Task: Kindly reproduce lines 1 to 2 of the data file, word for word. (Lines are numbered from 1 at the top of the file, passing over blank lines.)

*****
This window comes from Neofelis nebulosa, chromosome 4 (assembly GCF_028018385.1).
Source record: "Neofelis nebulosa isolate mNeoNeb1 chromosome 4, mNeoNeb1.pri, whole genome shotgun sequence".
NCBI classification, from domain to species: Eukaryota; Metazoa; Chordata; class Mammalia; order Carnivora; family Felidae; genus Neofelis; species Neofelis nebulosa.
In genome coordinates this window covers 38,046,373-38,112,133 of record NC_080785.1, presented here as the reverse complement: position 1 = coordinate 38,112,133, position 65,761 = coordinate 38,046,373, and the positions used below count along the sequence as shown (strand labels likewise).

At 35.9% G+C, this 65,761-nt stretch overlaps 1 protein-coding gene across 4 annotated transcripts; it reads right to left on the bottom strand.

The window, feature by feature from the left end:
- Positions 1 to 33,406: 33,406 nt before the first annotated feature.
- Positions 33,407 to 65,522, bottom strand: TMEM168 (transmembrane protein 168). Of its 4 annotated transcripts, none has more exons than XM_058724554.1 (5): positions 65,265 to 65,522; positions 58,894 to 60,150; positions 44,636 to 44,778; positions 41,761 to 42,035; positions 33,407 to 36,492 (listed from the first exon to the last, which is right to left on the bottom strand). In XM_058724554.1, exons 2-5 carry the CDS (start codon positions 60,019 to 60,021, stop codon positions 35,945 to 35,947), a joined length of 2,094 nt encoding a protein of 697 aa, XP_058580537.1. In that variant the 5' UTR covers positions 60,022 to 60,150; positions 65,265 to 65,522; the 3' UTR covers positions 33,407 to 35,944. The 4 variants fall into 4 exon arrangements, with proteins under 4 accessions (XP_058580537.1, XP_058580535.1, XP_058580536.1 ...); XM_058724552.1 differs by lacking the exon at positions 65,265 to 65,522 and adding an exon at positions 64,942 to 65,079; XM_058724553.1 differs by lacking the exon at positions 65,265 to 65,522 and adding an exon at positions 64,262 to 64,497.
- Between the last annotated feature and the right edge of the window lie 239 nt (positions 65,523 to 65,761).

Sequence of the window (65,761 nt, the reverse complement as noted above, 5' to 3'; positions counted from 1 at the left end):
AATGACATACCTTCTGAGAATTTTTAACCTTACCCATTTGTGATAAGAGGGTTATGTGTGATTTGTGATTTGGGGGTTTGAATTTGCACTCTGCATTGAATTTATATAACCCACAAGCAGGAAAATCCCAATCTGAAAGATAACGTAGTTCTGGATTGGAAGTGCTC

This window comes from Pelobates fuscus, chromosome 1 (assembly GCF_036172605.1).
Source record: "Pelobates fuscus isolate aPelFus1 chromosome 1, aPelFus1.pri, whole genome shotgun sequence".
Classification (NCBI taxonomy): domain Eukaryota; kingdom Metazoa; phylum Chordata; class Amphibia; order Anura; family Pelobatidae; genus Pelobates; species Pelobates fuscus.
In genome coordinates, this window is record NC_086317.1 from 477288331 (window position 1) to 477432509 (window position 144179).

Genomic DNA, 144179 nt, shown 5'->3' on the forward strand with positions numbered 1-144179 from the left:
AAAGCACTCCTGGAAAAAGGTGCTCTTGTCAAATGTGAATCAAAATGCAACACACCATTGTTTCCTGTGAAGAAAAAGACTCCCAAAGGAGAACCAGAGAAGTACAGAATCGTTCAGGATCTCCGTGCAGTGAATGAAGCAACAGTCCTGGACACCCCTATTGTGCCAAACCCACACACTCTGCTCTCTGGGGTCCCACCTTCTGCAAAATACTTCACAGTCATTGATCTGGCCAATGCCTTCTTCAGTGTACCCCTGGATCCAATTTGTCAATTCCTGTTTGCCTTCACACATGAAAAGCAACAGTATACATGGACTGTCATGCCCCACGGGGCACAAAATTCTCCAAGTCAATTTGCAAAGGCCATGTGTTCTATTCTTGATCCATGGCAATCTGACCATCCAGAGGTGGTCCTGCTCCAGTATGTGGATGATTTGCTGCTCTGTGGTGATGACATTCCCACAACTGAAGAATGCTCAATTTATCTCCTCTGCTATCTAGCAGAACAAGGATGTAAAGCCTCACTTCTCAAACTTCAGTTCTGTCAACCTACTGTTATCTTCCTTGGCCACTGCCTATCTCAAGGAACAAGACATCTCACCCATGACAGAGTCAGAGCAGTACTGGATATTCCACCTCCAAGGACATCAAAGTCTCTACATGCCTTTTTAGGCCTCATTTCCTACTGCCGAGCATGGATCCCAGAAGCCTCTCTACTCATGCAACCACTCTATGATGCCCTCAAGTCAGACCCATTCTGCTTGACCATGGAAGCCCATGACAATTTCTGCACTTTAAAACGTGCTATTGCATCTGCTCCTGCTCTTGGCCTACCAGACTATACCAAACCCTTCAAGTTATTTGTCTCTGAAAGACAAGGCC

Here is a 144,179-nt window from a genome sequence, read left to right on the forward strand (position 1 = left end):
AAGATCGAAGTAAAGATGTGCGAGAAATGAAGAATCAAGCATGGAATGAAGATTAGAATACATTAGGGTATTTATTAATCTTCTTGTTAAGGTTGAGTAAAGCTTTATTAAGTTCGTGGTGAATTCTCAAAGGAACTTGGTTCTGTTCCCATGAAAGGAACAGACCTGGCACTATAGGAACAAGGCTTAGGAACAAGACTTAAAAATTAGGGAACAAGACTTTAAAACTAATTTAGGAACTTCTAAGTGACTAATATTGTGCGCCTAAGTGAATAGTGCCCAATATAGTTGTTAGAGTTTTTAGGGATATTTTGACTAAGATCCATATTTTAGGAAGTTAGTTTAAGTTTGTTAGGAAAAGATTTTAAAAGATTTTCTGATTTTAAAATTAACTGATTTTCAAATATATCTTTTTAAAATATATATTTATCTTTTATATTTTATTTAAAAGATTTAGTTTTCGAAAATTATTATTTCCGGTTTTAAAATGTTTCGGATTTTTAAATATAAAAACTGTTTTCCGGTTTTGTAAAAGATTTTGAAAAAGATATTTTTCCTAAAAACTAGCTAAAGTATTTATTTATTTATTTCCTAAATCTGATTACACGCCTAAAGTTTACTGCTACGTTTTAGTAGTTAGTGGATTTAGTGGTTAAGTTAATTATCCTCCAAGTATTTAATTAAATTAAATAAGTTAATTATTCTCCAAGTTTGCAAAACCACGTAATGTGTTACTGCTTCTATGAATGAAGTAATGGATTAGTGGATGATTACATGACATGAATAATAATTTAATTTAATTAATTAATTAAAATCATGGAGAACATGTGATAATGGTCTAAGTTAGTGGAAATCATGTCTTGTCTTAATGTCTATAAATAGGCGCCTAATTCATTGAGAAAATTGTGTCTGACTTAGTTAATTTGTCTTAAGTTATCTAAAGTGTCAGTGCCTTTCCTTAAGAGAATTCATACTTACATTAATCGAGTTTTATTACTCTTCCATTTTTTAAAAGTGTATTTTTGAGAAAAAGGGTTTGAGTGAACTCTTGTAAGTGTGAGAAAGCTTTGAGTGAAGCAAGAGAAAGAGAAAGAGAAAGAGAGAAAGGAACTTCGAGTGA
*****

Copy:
This window comes from Neofelis nebulosa, chromosome 4 (assembly GCF_028018385.1).
Source record: "Neofelis nebulosa isolate mNeoNeb1 chromosome 4, mNeoNeb1.pri, whole genome shotgun sequence".